Will Newfoundland kill Nova Scotia’s 50-year energy plan?

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The Muskrat Falls hydro project in Labrador is the mainstay, keystone, and linchpin of Nova Scotia’s energy plan for the next half century. It promises enormous benefits for us—and for Newfoundland—in a setting where no practical alternative exists. Without it, the mainmast snaps, the arch collapses, and the wheels come off.

That’s why last week’s reckless blustering by Stan Marshall, newly appointed CEO of Nalcor, Newfoundland’s troubled government-owned energy corporation, about possible cancelation of the half-built project, ought to alarm Premier Stephen McNeil.

[Disclosure: In 2011 and 2012, I carried out writing projects for Emera Inc., involving the Maritime Link, the undersea cable that will deliver Muskrat Falls power to Nova Scotia and beyond.]

Muskrat Falls is an 824 megawatt generating station on the Lower Churchill River in Labrador. New transmission lines, including two undersea links, will connect it to Newfoundland and Nova Scotia, and thence to New Brunswick and New England. An additional line will connect Muskrat Falls to Labrador’s Churchill Falls generating station, and from there to Quebec and the rest of North America.

This new power loop will, for the first time, give Newfoundland and Nova Scotia a robust connection to the North American power grid. With that will come access to market-priced electricity when local sources are unavailable or overly expensive (as they have been for much of our recent history).

This represents a huge change in our energy regime. Newfoundland currently enjoys no electrical connection to the rest of the world. Nova Scotia has only a slender connection to New Brunswick along a power corridor so congested with electricity bound for Moncton and PEI as to be all but unavailable for delivering electricity to Nova Scotia.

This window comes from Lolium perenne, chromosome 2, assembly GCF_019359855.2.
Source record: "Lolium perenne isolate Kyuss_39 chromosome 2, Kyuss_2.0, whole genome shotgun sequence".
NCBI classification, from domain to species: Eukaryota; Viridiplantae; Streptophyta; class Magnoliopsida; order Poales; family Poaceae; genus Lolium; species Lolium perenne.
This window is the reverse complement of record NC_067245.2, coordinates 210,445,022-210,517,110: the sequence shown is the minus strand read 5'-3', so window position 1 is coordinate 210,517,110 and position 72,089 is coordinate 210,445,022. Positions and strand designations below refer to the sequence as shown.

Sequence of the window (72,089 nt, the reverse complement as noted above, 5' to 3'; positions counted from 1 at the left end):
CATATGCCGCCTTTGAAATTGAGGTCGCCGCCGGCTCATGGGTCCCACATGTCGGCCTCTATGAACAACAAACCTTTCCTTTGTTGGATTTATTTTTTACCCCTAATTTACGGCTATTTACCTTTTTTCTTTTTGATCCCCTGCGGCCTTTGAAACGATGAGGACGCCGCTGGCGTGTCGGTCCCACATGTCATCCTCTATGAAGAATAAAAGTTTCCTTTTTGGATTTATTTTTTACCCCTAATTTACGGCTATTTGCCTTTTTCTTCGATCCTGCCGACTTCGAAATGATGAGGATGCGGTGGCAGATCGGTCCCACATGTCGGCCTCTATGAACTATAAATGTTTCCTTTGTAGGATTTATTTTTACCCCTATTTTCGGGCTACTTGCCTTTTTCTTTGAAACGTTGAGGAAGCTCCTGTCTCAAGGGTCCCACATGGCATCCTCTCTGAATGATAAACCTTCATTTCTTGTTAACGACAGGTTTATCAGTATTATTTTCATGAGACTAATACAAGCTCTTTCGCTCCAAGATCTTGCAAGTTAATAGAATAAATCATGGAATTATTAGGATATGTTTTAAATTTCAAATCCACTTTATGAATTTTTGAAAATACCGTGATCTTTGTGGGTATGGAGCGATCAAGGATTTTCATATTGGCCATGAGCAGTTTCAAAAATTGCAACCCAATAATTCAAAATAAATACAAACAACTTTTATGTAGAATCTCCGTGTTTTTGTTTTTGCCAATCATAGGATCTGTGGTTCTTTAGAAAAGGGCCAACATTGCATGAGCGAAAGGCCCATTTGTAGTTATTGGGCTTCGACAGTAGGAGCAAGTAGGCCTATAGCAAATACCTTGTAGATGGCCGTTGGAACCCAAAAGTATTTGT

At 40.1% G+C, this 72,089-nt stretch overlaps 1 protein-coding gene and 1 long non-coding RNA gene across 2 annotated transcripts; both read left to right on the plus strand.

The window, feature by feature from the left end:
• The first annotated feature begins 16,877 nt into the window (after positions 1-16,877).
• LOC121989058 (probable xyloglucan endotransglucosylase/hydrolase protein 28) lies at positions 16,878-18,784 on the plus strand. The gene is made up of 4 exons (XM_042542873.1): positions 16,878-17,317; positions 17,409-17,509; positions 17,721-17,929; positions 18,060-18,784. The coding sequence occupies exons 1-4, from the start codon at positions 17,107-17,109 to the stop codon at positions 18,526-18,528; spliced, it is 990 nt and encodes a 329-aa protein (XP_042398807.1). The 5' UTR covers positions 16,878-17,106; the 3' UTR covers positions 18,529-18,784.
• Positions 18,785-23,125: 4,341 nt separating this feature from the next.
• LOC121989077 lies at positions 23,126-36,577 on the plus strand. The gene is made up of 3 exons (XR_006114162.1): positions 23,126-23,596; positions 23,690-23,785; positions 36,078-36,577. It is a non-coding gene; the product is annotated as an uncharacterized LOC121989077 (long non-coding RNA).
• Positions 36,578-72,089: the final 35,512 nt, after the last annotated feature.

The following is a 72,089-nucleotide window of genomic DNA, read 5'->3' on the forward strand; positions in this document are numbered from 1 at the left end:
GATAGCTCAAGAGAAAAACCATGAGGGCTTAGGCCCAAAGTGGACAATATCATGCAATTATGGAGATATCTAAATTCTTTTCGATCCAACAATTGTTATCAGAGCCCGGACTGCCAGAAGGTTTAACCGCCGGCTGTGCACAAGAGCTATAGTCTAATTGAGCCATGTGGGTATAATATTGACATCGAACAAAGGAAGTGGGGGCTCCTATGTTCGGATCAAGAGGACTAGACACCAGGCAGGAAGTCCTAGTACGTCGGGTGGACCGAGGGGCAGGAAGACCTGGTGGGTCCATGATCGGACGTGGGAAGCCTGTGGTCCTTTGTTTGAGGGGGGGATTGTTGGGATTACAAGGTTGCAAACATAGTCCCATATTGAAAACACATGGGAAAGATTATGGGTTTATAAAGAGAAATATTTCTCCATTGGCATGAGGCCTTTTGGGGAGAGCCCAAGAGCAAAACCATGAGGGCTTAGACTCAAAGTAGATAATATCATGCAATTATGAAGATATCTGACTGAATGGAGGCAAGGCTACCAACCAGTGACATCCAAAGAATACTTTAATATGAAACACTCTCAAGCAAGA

In return for building the 124 km Maritime Link under the Cabot Strait, Emera will get enough power to close most of Nova Scotia’s remaining coal-fired plants, an eventuality Ottawa forced us to plan for even under the climate-change-skeptical Harper government.

Getting off coal means Nova Scotia power consumers will no longer be sending hundreds of millions of dollars a year to sketchy mine operators in countries with dubious labor laws and human rights records.

Replacing coal with hydro will increase the amount of fuel-free wind power we can add to our system. Wind turbines require backup power for times when the wind isn’t blowing. Coal plants can’t provide that backup because they turn on and off too slowly, but hydro makes an ideal backup supply.

Newfoundland’s new connection to the North American grid will enable it to close the decrepit, 45-year-old, oil-fired plant at Holyrood, which is long past its best-before date. It opens the way to continued development of Newfoundland and Labrador’s vast, untapped wind and hydro power potential.

Ultimately, power from Muskrat Falls will help us bridge to the day, decades from now, when tidal power becomes an economical source of electricity. When that happens, Nova Scotia, as custodian of the largest tidal power supply in the world, will become a green energy behemoth.

Unfortunately, the new Liberal governments in Nova Scotia and Newfoundland have both focused on the short-term political goal of finding fault with their predecessors. In Nova Scotia, this meant pre-election pandering to public hatred of Nova Scotia Power with invidious criticism of everything from Muskrat Falls and the Maritime Link to energy conservation programs and rate increases caused by greening the grid.

In Newfoundland, lower oil prices have slammed the economy twice: decimating offshore oil revenues and curbing remittances from oil-industry workers who travel back and forth to Alberta. That led to a fiscal meltdown, and a provincial budget filled with tax increases and service cuts. Premier Dwight Ball thought it clever to blame the mess on cost overruns at Muskrat Falls.

To reign in those cost overruns, Ball brought in Marshall, who, as CEO of a rival energy company, Fortis Inc., had publicly opposed Muskrat Falls. Within minutes of his appointment, and before studying any of the the complex, multi-party contracts governing the Muskrat Falls and the Maritime Link, Marshall was musing about killing the half-built project.

Next: How serious is Marshall?

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